Art of war exhibit

“Visual Dispatches from the Vietnam War,” on view at the Currier Museum of Art through Nov. 11, presents more than 30 images, many of which have become iconic symbols of one of the most important events in 20th century American history.

Vietnam War photojournalism reflected the grim realities of human conflict in an unflinching manner that challenged viewers around the world to see war at its most stark.

Among the photographers represented in the exhibition are Horst Faas, Henri Huet, Eddie Adams, Larry Burrows and Don McCullin. The exhibition also includes original Associated Press typewritten dispatches that photographers and their editors wrote from the Saigon office to explain the context of each image to stateside editors thousands of miles from the front.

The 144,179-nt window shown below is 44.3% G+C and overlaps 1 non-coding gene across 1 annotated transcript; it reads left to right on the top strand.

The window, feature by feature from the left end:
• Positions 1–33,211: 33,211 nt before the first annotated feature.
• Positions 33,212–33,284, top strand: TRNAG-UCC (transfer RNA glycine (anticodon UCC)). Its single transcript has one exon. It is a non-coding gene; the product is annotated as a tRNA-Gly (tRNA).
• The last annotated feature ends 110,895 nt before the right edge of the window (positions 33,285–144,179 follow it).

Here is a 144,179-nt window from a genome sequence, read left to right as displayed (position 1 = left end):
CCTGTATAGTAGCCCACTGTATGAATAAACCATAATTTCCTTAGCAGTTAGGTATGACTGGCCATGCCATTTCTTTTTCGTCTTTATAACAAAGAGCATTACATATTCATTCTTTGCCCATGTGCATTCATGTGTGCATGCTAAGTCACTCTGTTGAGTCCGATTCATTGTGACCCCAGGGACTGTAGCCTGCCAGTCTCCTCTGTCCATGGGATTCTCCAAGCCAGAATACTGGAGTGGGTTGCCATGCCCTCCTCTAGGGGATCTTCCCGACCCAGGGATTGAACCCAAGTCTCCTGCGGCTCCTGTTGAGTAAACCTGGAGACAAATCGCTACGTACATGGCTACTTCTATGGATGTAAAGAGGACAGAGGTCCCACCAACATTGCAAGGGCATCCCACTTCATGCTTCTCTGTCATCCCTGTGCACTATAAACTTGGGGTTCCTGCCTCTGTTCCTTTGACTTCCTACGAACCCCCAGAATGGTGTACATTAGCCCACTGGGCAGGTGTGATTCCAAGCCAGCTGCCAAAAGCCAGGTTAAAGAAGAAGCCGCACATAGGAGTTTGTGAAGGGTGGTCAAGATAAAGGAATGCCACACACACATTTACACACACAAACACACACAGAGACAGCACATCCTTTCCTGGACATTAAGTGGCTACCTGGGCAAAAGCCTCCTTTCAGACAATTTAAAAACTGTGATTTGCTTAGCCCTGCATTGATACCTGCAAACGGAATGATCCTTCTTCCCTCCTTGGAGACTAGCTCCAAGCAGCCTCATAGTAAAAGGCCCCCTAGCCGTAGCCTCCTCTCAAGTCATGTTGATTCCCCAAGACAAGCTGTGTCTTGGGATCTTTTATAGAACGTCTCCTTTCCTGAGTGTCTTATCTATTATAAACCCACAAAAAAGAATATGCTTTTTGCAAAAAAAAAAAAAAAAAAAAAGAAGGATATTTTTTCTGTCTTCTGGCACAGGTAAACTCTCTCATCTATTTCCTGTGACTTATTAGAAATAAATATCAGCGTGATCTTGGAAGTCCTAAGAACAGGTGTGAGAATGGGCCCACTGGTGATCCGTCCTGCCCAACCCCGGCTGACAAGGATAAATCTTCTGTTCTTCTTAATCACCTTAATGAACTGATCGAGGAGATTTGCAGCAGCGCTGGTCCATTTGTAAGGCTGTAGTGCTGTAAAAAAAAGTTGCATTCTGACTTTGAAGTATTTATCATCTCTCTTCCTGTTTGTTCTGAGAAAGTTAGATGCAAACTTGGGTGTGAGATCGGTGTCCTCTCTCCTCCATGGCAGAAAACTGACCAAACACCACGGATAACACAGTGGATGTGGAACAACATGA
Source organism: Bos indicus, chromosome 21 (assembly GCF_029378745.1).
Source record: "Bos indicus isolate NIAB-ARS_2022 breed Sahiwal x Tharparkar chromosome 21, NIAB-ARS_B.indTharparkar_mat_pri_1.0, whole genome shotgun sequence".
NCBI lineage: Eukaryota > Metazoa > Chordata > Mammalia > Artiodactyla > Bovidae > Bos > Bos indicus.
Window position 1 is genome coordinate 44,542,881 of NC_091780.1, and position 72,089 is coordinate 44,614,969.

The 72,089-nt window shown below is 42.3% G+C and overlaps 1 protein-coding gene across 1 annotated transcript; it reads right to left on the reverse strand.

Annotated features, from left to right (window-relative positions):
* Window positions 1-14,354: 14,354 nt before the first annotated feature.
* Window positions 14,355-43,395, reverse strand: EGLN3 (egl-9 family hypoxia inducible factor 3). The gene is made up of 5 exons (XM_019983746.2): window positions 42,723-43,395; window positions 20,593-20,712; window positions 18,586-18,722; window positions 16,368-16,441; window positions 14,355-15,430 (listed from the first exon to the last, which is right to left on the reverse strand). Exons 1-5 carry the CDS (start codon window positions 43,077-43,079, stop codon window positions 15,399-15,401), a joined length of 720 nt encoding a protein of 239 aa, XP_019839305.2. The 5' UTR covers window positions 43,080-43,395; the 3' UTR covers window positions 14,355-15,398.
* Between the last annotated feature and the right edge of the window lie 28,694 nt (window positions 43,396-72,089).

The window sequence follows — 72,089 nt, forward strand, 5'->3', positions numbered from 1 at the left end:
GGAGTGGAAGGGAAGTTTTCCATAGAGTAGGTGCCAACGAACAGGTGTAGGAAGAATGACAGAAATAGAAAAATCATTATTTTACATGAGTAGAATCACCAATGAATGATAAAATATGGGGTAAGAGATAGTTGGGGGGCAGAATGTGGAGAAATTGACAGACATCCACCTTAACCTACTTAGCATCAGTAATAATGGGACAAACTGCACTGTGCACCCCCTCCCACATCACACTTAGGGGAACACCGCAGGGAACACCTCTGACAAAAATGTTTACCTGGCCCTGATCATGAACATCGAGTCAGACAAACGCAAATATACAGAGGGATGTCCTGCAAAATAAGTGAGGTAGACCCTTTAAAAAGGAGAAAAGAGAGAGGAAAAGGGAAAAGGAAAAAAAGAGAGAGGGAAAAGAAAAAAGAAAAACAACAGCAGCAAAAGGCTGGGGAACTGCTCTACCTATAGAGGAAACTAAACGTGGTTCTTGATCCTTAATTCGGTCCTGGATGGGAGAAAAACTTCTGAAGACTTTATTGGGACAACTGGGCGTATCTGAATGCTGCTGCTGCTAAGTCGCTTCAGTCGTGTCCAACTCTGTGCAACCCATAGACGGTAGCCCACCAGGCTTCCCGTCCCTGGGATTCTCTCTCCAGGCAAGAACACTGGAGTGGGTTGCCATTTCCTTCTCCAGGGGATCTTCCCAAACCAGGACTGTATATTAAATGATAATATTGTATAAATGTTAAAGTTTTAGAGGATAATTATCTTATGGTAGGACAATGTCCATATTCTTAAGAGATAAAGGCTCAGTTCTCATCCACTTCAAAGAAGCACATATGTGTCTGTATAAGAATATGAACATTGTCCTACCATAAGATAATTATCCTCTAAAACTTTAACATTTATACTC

During the Vietnam War, the photographers represented in this exhibition provided an unfiltered impression of war. Their photographs were taken quickly with new, smaller cameras and distributed to stateside newspapers and magazines, such as Life, Look and Time.

Each image captures what photographer Henri Cartier-Bresson referred to as “the decisive moment, the instant when emotion and composition merge.”

“These photographs have the ability to transcend time, place, moral judgment and politics, so they remain relevant documents of war’s human tragedy,” says Kurt Sundstrom, exhibition curator. “They retain the power to challenge long-held perceptions, unlock dormant emotions and question the value of war.”

The museum is open every day except Tuesdays. For more information, visit

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